A working title, sometimes called a production title or a tentative title, is the temporary title of a product or project used during its development, usually used in filmmaking, television production, novel, video game development, or music album.
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Working titles are used primarily for two reasons - the first being that an official title has not yet been decided upon, with the working title being used purely for identification purposes, and the second being a ruse to intentionally disguise the real nature of a project.
Examples of the former include the film Die Hard with a Vengeance, which was produced under the title Die Hard: New York, and the James Bond films, which are commonly produced under titles such as Bond 22 until an official title is decided upon.
Examples of the latter include Jurassic World, produced under Ebb Tide; Return of the Jedi, which was produced under the title Blue Harvest; 2009's Star Trek, which was produced under the title Corporate Headquarters; and the Batman films Batman Returns, Batman Forever, Batman Begins, The Dark Knight and The Dark Knight Rises, which were produced under the titles Blinko, Dictel, The Intimidation Game, Rory's First Kiss, and Magnus Rex, respectively.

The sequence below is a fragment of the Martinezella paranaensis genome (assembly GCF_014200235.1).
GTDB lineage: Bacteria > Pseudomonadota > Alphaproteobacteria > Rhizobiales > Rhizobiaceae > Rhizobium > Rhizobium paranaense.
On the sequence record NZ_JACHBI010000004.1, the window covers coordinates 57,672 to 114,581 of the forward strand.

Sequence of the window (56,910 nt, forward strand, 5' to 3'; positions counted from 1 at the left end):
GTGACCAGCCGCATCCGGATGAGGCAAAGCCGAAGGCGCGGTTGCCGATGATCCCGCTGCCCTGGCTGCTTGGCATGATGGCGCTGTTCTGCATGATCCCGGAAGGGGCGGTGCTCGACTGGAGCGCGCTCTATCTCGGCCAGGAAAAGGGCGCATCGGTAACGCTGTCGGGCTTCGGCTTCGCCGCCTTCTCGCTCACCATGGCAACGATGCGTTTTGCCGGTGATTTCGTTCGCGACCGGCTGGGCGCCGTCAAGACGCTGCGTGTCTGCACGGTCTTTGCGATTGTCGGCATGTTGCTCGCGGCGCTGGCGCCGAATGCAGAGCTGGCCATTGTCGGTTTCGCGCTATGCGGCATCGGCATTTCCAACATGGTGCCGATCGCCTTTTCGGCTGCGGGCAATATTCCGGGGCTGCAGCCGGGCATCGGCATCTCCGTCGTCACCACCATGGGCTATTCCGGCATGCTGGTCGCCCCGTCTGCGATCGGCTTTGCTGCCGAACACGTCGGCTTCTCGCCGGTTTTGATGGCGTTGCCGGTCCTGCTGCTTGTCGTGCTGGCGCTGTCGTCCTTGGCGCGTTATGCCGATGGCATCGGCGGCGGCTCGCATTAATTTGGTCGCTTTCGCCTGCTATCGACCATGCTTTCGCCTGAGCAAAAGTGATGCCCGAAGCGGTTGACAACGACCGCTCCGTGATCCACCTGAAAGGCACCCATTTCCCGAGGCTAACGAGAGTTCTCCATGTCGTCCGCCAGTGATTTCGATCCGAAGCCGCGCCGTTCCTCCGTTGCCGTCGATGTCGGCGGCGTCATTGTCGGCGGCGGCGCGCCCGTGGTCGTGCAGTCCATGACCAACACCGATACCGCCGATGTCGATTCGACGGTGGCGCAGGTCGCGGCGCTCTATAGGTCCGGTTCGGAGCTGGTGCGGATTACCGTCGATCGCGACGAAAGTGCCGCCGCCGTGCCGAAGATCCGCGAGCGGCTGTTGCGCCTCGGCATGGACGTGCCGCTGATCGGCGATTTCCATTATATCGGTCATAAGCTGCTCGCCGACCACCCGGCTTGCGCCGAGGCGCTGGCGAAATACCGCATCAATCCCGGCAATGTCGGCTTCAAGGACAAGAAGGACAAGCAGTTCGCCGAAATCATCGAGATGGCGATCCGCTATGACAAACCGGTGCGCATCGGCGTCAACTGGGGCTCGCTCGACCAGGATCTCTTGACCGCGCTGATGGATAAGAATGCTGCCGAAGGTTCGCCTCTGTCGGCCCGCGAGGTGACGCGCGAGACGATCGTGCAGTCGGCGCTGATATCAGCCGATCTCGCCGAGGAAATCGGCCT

In some cases a working title may ultimately be used as the official title, as in the case of the films Cloverfield, Project X (2012), High School Musical, and Snakes on a Plane (at the insistence of leading man Samuel L. Jackson, who joked that he took the role for the working title alone, after he learned the title was going to be changed to Pacific Air Flight 121 upon release), the television shows The Mindy Project and The Cleveland Show, and video games Quake II, Spore, Silent Hill: Origins and Epic Mickey.
Films in the Marvel Cinematic Universe have been under very inconspicuous titles to prevent spoilers from leaking.
A title ruse is a practice by which a high-profile film or television series is given a fake working title to keep its production a secret, and to prevent price gouging by suppliers, casual theft and undesirable attention.Purchase orders from vendors, outdoor signs, videocassettes and DVD labels will use the cover title of a film.